Since I had 630 miles to go, I decided to hit the interstate all day. I will have lots of opportunities for back roads in the coming week. I don’t even need a map today. I-64 East to Charleston, West Virginia, then I-79 North to Clarksburg. Easy.
I-64 in western Indiana – about 6:00 am.
I love mornings!!!
It was unusually cool when I left, just in the mid 50’s. I debated about wearing my lightweight long johns, and was glad I decided to go ahead with them. It was none too warm at 75 mph with jeans. I kept them on until about 8:00 am. It wouldn’t be the last time I had them on.
I had clear weather and no winds for the first 450 miles, which I made before lunch (even with losing an hour at the Eastern Time Zone change. However, at the West Virginia border, it suddenly got darker and started raining. Within 20 miles, it was a hard downpour. Apparently the entire east coast of the USA was having a week of hard rain and flooding.
Soaked on the first day in Hurricane WV.
Lucky I wrapped everything in Zip-Lock 2-gallon bags.
I continued on to Clarksburg in the rain. I was a little concerned about the rear tire with little tread left on it, but there was no hydroplaning. I rode rather conservatively to be safe. Along the way, I passed a semi-truck that had crashed. They were unloading the contents – ice cream!! Just a mile later, two cars had collided. Between these two accidents, traffic was single file and slow for about 5 miles.
I made it home by 4:00 and emptied a half-liter of water out of each boot. My $17 rain suit from the farm supply store worked great, except I didn’t bring boot covers. Oh well. It’s just water.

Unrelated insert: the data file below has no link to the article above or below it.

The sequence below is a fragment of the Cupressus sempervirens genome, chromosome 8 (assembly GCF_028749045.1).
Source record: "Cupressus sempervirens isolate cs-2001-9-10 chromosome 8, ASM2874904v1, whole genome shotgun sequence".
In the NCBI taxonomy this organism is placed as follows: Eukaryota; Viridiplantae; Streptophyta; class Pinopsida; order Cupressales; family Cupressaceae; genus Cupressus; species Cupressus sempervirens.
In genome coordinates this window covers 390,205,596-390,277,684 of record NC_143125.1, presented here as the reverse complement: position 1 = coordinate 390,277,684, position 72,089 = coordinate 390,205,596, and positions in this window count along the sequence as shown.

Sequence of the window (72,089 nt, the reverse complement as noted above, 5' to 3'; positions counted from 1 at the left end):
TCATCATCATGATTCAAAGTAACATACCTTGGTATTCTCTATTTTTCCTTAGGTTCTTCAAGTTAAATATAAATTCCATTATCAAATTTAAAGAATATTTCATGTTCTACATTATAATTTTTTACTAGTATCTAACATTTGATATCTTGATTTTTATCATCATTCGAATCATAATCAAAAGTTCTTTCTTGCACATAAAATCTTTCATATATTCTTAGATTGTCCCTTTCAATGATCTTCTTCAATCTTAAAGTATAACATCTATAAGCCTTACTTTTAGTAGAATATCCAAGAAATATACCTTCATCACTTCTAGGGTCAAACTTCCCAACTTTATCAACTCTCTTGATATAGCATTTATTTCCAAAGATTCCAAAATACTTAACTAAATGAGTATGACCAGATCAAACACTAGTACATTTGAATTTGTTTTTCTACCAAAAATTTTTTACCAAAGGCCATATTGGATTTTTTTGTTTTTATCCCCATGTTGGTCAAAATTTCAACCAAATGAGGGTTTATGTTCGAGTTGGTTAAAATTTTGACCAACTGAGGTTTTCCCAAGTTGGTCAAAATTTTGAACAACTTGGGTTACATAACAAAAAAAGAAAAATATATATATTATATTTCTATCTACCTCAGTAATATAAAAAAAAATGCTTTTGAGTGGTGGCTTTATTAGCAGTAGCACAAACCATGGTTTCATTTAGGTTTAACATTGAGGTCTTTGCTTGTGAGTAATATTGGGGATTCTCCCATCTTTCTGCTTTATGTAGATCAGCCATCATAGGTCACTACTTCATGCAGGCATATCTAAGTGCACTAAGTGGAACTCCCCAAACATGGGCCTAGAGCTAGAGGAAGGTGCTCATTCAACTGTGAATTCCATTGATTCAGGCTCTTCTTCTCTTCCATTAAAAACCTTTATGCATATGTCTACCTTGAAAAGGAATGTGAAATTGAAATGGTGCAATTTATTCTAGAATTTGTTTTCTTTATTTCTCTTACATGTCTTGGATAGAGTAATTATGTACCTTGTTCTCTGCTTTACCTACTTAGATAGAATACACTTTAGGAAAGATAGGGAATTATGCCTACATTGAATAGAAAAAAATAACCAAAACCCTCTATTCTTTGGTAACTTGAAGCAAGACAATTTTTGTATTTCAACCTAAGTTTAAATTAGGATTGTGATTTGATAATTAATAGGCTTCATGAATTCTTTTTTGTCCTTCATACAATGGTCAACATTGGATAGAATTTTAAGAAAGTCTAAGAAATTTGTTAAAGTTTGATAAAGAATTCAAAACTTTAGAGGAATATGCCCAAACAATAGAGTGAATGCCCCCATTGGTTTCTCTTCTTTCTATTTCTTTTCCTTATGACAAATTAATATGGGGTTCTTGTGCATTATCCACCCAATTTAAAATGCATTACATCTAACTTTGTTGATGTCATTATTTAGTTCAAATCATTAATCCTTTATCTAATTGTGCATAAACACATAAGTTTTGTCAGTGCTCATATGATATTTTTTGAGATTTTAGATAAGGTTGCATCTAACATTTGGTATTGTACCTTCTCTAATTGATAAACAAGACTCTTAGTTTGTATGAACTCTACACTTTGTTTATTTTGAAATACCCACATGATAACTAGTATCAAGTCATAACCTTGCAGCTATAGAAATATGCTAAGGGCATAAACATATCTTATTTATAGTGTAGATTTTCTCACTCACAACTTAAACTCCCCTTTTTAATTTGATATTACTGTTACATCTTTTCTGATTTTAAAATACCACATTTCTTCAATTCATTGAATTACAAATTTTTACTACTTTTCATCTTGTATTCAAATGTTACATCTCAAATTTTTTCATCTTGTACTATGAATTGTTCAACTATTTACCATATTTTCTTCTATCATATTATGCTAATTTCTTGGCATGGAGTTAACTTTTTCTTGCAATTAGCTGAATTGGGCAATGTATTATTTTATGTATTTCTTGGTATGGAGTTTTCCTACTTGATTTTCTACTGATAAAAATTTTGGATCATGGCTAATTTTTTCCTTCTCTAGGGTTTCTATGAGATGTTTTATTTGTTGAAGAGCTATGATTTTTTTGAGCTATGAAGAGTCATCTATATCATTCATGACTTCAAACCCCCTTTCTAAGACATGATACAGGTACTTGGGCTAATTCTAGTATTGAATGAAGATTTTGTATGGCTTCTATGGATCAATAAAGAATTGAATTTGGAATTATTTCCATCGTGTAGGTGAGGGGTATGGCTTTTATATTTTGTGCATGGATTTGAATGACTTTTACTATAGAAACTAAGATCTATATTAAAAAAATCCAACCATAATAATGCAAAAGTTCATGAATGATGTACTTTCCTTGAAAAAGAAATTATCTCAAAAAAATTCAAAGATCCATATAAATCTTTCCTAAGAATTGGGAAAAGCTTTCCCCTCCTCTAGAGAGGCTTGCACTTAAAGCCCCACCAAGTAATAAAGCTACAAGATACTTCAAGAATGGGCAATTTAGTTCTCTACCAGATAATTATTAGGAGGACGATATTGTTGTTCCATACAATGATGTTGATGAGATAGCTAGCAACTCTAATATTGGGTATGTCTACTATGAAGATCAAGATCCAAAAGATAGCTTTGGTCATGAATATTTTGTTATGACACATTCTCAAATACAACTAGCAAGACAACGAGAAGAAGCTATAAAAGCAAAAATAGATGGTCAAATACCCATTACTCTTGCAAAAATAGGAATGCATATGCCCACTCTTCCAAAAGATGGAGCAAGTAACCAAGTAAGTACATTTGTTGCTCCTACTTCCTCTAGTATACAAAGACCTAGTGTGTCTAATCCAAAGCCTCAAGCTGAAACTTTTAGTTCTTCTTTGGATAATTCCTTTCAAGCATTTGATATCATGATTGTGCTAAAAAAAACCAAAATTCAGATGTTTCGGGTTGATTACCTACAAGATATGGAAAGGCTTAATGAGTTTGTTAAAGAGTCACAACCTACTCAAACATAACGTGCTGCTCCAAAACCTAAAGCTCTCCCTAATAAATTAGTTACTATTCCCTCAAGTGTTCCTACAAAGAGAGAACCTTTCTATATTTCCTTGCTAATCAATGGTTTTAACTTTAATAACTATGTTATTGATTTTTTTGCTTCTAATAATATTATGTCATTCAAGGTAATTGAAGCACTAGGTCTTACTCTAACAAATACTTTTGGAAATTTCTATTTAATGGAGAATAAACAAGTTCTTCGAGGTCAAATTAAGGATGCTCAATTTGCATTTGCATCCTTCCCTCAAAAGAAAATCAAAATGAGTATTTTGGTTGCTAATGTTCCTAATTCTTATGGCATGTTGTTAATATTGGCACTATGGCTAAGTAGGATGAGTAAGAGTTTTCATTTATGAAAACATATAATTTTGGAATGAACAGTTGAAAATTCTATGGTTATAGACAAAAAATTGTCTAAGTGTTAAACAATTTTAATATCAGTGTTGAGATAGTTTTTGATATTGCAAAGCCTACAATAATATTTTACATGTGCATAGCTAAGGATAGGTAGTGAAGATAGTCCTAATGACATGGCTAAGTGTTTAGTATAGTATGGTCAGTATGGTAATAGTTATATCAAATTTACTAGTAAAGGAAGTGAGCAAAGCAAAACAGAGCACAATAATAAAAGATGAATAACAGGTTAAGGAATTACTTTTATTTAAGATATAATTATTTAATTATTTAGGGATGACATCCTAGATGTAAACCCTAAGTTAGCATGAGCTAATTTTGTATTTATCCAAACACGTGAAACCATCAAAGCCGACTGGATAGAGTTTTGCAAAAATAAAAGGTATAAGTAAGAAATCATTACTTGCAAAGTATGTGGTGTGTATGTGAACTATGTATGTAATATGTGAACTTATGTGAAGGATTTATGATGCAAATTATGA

Mom was ready with a great meal. A warm (and dry!) bed awaited. A great day, even with the rain.
Today is new rear-tire day for the Strom! Since it was raining, I would not be doing much riding, so it was a good day for this. Leeson's Motors, the Suzuki dealer in Bridgeport WV, has always taken care of its customers since I first starting doing business with them in the early 1980s. It's a family business run the way a dealer should be - honestly.
If you ever need service or a new bike, check out Leeson’s Motors.
On the way to get my new rear tire.
Check out the $17 rain suit!! Hey, it works. (Wish I had brought boot covers, though.)
Days 3: Exploring West Virginia
The Weather Channel showed Wednesday to be sunny and clear until late afternoon thunderstorms, so I decided to head for the mountains. I could see quite a bit and still be back home by 3:00. As usual, I was awake early, and started out at 6:00 am.
Rather than go straight to Seneca Rocks by my familiar route (Philippi, Belington, Elkins), I had researched a different route that took me through some areas I had not seen for over 30 years. I love taking back roads, and I was not disappointed.
I took Rt 50 East out of Clarksburg for about 10 miles, then turned south on Rt 76 towards Flemington and Galloway.
Rt. 76 near Flemington
After reaching the end of Rt 76 at Berryburg Junction, I took Rt 219 south to Philippi. The main attraction in this small town is the Civil War-era covered bridge. Although badly damaged by fire about 15 years ago, it was carefully restored.
Inside the Covered Bridge.
After leaving Philippi on Rt 250 for about 5 miles, I turned left onto Rt 38 towards Nestorville. This 2-lane follows several streams along the way. Don’t overshoot the corner or you will get a free bath!